The Chinese Parrot

Front Cover
Echo Library, May 1, 2007 - 180 pages
18 Reviews
1926. The character of Charlie Chan was based in part on the experiences of two Chinese detectives, Chang Apana and Lee Fook, who Biggers had read about in a Honolulu newspaper while on vacation. Biggers wrote six Charlie Chan mysteries. The Chinese Parrot is the second book in the series and begins: Alexander Eden stepped from the misty street into the great, marble-pillared room where the firm of Meek and Eden offered its wares. Immediately, behind showcases gorgeous with precious stones or bright with silver, platinum and gold, forty resplendent clerks stood at attention. Their morning coats were impeccable, lacking the slightest suspicion of a wrinkle, and in the left lapel of each was a pink carnation, as fresh and perfect as though it had grown there.

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Review: The Chinese Parrot (Charlie Chan #2)

User Review  - Gilbert M. - Goodreads

Every once in a while I read a mystery where I figure out the whole puzzle right up front and spend the rest of the book happily uncovering evidence that my assumptions are correct. That happened to ... Read full review

Review: The Chinese Parrot (Charlie Chan #2)

User Review  - Christine - Goodreads

Just an ok read. The title and synopsis is what drew me to this book,because I am interested in parrots and I was hoping that the parrot played more of a part in the story,but it's very little ... Read full review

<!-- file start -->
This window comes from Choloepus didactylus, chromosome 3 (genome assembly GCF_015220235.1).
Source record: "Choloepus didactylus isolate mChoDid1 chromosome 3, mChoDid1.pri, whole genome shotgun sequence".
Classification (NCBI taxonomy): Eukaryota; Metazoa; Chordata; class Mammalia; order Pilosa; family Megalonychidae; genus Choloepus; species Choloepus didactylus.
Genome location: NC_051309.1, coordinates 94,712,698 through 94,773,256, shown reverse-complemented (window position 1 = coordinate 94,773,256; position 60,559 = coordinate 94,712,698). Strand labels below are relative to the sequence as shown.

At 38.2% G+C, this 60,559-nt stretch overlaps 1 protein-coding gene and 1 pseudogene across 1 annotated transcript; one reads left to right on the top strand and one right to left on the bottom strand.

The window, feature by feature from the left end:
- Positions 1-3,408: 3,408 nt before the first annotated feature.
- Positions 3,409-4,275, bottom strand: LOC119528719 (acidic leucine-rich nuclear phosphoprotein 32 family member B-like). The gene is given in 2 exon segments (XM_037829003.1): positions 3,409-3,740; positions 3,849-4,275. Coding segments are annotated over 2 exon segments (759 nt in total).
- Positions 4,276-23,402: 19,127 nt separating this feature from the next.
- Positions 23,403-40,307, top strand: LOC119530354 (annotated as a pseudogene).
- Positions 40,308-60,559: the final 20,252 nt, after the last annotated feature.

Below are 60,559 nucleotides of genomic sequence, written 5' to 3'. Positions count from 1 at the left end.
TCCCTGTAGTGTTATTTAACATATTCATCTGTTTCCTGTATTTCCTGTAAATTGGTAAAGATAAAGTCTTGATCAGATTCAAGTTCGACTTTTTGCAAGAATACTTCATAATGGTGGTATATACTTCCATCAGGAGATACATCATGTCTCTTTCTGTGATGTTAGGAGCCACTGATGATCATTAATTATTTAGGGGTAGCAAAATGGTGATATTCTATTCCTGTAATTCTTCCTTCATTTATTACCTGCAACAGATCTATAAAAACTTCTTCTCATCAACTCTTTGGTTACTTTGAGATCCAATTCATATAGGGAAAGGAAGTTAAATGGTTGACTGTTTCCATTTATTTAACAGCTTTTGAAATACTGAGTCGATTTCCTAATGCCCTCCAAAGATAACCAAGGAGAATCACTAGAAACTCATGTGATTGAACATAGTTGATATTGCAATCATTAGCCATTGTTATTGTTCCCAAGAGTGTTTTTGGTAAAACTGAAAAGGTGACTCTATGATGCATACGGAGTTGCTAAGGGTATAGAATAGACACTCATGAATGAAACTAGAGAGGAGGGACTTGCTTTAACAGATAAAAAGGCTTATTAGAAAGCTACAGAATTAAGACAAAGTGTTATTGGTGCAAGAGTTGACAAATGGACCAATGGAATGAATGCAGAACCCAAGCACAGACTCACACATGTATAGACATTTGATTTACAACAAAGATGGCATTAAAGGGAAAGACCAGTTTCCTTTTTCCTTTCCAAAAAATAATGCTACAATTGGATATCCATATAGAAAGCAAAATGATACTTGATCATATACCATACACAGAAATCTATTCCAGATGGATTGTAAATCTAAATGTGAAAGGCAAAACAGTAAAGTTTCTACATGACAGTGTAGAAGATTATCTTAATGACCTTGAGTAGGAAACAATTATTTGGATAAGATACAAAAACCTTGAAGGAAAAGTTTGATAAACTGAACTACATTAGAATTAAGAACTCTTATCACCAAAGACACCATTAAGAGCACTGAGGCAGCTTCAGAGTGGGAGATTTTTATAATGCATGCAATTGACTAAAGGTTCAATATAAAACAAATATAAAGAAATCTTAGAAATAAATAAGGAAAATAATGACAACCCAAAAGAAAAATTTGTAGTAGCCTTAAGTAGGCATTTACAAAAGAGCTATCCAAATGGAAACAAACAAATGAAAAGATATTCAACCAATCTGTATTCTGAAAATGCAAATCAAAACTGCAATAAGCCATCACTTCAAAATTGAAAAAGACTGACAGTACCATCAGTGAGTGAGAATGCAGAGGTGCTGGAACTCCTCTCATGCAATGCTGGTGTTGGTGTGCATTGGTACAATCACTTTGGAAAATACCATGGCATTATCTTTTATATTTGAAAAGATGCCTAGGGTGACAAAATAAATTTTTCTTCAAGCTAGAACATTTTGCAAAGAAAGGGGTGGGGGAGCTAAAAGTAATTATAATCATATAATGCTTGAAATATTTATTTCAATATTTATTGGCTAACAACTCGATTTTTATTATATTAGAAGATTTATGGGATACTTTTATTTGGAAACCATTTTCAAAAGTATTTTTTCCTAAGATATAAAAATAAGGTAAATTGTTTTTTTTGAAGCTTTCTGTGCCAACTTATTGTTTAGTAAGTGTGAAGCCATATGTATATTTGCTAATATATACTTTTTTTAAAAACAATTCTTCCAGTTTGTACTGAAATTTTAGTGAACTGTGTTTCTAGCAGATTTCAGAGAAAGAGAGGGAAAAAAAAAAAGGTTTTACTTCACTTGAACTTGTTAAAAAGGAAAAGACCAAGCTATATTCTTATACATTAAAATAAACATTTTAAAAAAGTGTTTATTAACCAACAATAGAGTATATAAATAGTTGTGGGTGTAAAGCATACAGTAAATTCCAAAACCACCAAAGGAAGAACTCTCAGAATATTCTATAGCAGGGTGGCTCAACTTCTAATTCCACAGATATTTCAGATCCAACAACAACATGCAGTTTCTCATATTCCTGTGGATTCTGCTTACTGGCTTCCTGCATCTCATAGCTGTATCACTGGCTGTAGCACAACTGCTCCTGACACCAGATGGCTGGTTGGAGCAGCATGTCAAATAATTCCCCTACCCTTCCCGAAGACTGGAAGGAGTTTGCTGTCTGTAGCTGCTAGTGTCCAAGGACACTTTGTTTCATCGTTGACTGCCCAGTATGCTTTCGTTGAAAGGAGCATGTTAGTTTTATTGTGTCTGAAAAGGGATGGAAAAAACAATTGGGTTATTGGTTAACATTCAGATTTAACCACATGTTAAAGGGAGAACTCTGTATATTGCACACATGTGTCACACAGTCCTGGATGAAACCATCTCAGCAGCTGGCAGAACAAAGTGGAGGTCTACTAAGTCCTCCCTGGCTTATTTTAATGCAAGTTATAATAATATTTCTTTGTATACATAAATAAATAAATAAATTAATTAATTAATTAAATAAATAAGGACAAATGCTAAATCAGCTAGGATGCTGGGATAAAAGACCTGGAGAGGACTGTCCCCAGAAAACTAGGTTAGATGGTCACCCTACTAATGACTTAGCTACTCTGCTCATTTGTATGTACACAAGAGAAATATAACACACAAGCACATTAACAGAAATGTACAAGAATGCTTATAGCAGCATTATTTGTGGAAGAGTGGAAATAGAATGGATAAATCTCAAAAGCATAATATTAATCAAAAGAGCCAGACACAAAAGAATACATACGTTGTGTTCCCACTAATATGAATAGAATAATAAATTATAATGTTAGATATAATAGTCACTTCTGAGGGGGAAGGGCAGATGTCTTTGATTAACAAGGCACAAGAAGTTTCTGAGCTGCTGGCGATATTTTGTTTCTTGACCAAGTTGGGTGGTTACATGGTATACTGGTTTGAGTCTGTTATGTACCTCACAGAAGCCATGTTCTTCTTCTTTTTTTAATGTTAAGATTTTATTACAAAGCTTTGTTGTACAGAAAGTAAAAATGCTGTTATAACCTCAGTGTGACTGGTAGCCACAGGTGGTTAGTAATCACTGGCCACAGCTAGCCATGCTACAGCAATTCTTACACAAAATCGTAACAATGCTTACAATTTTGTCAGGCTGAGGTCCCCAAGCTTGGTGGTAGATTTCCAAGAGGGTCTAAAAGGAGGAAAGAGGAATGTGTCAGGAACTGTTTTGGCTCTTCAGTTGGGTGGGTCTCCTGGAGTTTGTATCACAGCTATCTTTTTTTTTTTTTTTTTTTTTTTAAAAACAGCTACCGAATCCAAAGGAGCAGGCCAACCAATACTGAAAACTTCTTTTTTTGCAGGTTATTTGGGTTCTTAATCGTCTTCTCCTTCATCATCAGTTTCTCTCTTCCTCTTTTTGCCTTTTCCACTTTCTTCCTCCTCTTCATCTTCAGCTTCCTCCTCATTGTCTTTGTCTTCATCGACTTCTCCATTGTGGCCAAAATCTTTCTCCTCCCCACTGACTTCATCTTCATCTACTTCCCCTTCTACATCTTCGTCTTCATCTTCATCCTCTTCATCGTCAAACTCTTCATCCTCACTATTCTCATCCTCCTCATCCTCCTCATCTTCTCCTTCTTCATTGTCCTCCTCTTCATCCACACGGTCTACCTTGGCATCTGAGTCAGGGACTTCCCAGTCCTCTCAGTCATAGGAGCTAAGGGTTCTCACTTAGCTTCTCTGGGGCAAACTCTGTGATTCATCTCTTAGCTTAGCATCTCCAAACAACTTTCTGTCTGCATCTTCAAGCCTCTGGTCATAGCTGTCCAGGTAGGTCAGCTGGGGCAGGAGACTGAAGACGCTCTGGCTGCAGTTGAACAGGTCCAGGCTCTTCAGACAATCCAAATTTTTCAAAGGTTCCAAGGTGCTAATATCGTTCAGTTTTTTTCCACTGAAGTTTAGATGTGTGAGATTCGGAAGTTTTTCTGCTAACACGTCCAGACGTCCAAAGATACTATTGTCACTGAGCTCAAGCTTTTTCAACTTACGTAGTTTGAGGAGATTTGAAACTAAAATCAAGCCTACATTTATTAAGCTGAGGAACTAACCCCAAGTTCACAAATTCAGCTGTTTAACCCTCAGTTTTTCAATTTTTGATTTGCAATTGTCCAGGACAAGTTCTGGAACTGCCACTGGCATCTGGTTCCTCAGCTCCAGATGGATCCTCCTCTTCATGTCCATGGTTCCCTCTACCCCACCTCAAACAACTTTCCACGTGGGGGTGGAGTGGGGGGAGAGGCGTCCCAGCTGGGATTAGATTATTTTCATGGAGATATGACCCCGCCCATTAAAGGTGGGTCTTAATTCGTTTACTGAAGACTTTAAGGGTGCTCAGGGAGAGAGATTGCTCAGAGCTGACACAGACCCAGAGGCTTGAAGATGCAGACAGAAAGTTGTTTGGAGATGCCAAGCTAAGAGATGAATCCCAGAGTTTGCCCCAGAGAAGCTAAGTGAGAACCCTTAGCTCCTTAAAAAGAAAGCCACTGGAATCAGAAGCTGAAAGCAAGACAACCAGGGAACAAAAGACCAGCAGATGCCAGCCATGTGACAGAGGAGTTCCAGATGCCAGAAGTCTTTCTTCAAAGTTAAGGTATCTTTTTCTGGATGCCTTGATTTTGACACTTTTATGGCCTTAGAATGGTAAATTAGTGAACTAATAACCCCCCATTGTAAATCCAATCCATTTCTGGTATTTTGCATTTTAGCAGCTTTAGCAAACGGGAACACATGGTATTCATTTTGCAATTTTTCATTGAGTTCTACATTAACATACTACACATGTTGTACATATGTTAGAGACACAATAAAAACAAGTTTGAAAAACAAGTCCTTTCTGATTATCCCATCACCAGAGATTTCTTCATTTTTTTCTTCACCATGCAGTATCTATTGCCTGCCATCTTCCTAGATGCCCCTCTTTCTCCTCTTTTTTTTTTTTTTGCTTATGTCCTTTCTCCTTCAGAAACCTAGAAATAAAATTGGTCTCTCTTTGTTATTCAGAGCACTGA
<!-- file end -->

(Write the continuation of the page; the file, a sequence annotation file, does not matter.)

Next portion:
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About the author (2007)

Earl Derr Biggers was born in 1884 in Warren, Ohio. He graduated from Harvard University in 1907 with a Bachelor of Arts degree. After college, Biggers went to work at The Boston Traveler, where he wrote a humorous column, and then reviews, until 1911. By that time he had finished his first novel, "Seven Keys To Baldpate," migrated to New York with his first novel and also his first comedy, "If You're Only Human" and began writing plays. Biggers wrote magazine articles, stories, novels and plays, including a war play, "Inside The Lines," which ran 500 nights in London in 1915 and 1916. He published two more novels during the 1910s, Love Insurance in 1914 and The Agony Column in 1916, but his main activity was focused on humor writing, particularly in magazines and short stories. In 1919, Biggers decided to quit playwriting and go to California to write for motion pictures. His reputation spread among the public with his most famous creation, Charlie Chan. He developed the character of Charlie Chan for his novel "The House Without A Key" in 1925. He wrote six Charlie Chan novels, all moderately popular. All were adapted to the cinema, except for "Keeper Of The Keys". The Charlie Chan movies were one of the most successful screen series in history, with over 40 movies based on the character. There were also numerous Chan radio adaptations and comic strips, as well as attempts to bring the character to television. Earl Biggers died in Pasadena, California, in April of 1933 at the age of 48, from a heart attack.

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